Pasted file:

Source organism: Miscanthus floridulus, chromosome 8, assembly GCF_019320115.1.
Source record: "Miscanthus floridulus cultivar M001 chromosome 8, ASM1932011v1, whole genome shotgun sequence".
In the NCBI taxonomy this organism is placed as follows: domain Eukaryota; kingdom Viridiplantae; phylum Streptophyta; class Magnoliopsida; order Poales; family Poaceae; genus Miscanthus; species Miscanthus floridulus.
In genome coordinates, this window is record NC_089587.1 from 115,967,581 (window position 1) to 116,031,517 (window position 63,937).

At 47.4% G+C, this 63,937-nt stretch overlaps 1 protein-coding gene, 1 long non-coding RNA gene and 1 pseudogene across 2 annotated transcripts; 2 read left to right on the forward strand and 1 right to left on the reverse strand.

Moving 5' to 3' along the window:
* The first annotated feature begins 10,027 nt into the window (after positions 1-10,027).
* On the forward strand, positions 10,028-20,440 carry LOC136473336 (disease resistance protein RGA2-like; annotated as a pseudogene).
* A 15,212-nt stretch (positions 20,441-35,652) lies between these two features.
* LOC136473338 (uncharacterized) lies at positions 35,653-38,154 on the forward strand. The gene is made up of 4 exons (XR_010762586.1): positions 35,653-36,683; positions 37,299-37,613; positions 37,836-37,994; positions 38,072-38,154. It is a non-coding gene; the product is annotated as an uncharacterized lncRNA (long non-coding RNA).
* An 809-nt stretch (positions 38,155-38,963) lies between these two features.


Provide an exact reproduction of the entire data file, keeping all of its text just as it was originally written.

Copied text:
Source organism: Miscanthus floridulus, chromosome 8, assembly GCF_019320115.1.
Source record: "Miscanthus floridulus cultivar M001 chromosome 8, ASM1932011v1, whole genome shotgun sequence".
In the NCBI taxonomy this organism is placed as follows: domain Eukaryota; kingdom Viridiplantae; phylum Streptophyta; class Magnoliopsida; order Poales; family Poaceae; genus Miscanthus; species Miscanthus floridulus.
In genome coordinates, this window is record NC_089587.1 from 115,967,581 (window position 1) to 116,031,517 (window position 63,937).

At 47.4% G+C, this 63,937-nt stretch overlaps 1 protein-coding gene, 1 long non-coding RNA gene and 1 pseudogene across 2 annotated transcripts; 2 read left to right on the forward strand and 1 right to left on the reverse strand.

Moving 5' to 3' along the window:
* The first annotated feature begins 10,027 nt into the window (after positions 1-10,027).
* On the forward strand, positions 10,028-20,440 carry LOC136473336 (disease resistance protein RGA2-like; annotated as a pseudogene).
* A 15,212-nt stretch (positions 20,441-35,652) lies between these two features.
* LOC136473338 (uncharacterized) lies at positions 35,653-38,154 on the forward strand. The gene is made up of 4 exons (XR_010762586.1): positions 35,653-36,683; positions 37,299-37,613; positions 37,836-37,994; positions 38,072-38,154. It is a non-coding gene; the product is annotated as an uncharacterized lncRNA (long non-coding RNA).
* An 809-nt stretch (positions 38,155-38,963) lies between these two features.